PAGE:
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The Tabloid Story
'Pulp in Britpop's First Ban', Melody Maker, 30 September 1995
Pulp have elected to withdraw and replace the sleeve of their new single Sorted For E's & Wizz / Mis-Shapes, when initial pressings sell out. They made the decision after the single and its sleeve became the subject of Daily Mirror front page stories last Wednesday and Thursday (September 20 and 21). Under the headline "Ban This Sick Stunt", last Wednesday's Mirror accused the band of "offering teenage fans a DIY guide on hiding illegal drugs".
The cover of the single features a photograph of a page from a magazine folded into the shape of a speed wrap. No drugs are shown on the sleeve. The inside booklet features a series of origami-style diagrams showing how to fold a piece of paper to make a speed wrap. Again, drugs are neither mentioned nor shown. However, under pressure from retailers and Island Records, a new, plain white sleeve has been printed.
As well as carrying a condemnation of the single from a father whose son had died from an Ecstasy reaction, The Daily Mirror article also quoted Capital Radio DJ Neil Fox saying he would not play the single on his programme. The following day, Jarvis made a lengthy statement to the Mirror, carried over a whole page inside the paper, along with the song's lyrics, which, ironically, concern the down-side of drug use. During Pulp's Top Of The Pops performance of Mis-Shapes last week, Jarvis pulled out the copy of the Daily Mirror featuring the headline and pretended to read it.
When did you first become aware that the Mirror was going to run with the story?
"It was about half past 10 on Tuesday night. It was my birthday. Usually I would be out on my birthday, but I wasn't that particular night, and I got a call saying it probably was gonna happen. The next thing I heard about it was my mother calling up at quarter past 10 the next morning, saying breakfast TV and various people had been ringing her up trying to get my number and trying to get her to make a statement about it, and stuff. But me mum's alright, she's not daft, so she didn't say anything to them.
It surprised me, cos the thing that I was anticipating having trouble with was getting the record played on the radio. I'd been told that, because it mentioned drugs, they wouldn't touch it with a barge pole. They wouldn't listen to it, and so they wouldn't realise that it was just a song about drugs. It wasn't saying drugs are fantastic. So, you know, I thought we were home and dry, but then they started taking exception to the sleeve. It's stupid, cos that's basically an origami diagram. Origami does not lead to drug addiction, as far as I know - I might be wrong. Nowhere on the sleeve does it say, 'Put your drugs in this handy container'. People say it's obvious what it's for, but it's them who've spelt it out. It's like saying if you have a picture of a gun on a record cover, that means you're gonna go out and shoot people. The subject matter of the song is about drugs, so it's appropriate that it has drug related imagery.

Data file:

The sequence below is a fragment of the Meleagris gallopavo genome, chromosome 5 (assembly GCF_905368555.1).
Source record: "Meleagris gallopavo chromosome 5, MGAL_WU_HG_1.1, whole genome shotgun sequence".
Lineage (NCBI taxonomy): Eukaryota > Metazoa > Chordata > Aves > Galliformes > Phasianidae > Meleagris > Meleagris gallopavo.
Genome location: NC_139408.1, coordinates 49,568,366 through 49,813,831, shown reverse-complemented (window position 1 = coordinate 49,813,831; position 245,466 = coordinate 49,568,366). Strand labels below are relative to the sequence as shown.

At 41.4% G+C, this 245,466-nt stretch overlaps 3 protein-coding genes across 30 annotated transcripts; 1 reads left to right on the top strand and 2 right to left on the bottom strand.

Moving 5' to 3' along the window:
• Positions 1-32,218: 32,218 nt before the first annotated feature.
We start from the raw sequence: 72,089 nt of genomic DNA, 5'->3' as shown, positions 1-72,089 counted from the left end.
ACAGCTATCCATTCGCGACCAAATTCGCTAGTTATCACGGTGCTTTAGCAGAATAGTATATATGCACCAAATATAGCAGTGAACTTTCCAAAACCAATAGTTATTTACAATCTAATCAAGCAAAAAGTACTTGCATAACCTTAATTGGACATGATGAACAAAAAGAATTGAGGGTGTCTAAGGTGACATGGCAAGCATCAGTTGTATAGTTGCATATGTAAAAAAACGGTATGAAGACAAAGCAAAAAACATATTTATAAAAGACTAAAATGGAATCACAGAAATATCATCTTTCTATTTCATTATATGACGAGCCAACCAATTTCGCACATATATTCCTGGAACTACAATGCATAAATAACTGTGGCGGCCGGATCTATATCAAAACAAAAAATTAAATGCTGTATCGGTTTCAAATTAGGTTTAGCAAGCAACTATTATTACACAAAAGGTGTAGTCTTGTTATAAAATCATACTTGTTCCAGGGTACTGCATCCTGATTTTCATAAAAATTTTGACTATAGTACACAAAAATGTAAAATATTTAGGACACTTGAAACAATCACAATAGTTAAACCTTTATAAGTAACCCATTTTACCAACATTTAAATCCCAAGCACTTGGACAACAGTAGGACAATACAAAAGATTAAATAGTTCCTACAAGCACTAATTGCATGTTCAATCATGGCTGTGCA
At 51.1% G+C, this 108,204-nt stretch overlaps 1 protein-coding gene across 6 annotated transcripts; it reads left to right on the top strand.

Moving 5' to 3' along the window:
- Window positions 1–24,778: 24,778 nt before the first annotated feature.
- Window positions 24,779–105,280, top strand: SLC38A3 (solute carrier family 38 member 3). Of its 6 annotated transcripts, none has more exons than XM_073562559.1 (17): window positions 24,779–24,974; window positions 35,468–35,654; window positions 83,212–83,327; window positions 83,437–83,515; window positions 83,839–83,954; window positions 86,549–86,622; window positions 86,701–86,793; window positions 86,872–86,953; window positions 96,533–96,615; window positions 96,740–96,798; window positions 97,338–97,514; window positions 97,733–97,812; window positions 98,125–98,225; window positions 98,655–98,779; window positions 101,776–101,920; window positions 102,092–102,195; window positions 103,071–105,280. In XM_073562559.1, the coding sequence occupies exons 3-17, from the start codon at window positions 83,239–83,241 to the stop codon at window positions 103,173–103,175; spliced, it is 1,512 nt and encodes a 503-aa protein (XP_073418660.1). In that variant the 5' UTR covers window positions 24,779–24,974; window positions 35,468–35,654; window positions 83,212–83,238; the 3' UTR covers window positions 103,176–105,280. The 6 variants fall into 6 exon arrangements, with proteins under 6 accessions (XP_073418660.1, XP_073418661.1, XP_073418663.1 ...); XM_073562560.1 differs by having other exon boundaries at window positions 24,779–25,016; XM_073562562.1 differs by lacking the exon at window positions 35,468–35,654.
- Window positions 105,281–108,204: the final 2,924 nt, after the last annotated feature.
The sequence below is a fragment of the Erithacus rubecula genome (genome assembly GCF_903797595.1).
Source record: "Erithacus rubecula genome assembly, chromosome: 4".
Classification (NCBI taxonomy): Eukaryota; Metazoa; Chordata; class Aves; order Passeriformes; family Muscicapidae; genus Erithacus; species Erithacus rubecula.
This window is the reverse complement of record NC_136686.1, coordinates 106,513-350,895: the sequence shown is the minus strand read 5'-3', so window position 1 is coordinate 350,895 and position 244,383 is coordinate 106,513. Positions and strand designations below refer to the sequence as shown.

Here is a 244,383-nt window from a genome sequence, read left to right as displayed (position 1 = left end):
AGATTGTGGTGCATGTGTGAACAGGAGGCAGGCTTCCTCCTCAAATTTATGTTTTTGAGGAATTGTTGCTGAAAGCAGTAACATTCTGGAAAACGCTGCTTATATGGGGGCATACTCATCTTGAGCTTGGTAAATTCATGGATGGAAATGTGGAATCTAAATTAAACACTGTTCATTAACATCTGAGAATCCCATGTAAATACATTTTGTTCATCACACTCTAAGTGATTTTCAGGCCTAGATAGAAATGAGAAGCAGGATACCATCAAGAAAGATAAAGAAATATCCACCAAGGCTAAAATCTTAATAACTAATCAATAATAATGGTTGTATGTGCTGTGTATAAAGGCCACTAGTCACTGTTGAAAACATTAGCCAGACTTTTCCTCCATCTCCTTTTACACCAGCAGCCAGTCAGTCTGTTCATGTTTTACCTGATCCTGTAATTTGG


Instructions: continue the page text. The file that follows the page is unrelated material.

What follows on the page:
Any road, the Daily Mirror took it upon themselves to ring up the Association Of Police Officers and get their opinion on it. It was kind of weird, cos they rang back and said they thought the song was great and they had no problem with it, but they thought the sleeve was bad. That was a problem for us, cos basically that could have led to it being banned from a lot of shops. So I thought to myself, I think it's an important song for people to hear, and if the sleeve is gonna get in the way of people hearing the record, I don't want that. I've been quite angry today cos there's all this stuff to do with the chart people and all this daft formatting business, and they're saying if you change the sleeve then it's another format so it's not eligible for the charts any more."
Ironically, the pre sales on the single were already well over 200,000 before its release on Monday - the biggest advance figure in Island Records' history, according to the label's marketing director, Nick Rowe. Regardless of the tabloid reaction, with Sorted For E's & Wizz, Pulp seem to have tapped into the wider debate going on in the media concerning drug use in Britain. Recent examples being Channel 4's 'Pot Night' and the current series, 'Loved Up'.
"I'm not saying I did it cos I thought we could open up a forum for discussion, but I think the drugs thing in Britain now is something that people can't ignore any more. So many people are doing it you can't just say it's these fringe elements and they should be rehabilitated. People are just doing it on a recreational basis and treating it in the same way as they treat drinking or having some fags, so you can't just say everybody who does it is an evil monster, and you can't just like shut your ears to it every time somebody mentions it. There's got to be some kind of a change in attitude to it. That's why I thought it was great that it got played on the radio, cos that to me showed that there had been a change in attitude to drugs."
So why the quote in the Mirror, "Drugs? I'd rather pedal my bicycle"?
"I hoped it was such a daft phrase that people would realise it was only a joke. I was angry with the quote they put on the front page the day before ('I don't want the sleeve to get in the way of what the record is saying, which is an anti-drugs message'), cos never in my conversations did I say this is an 'anti drugs' song. What I said to them was, 'This is not a pro drugs song', which is a slightly subtle wording difference. But to me, that's the point of it.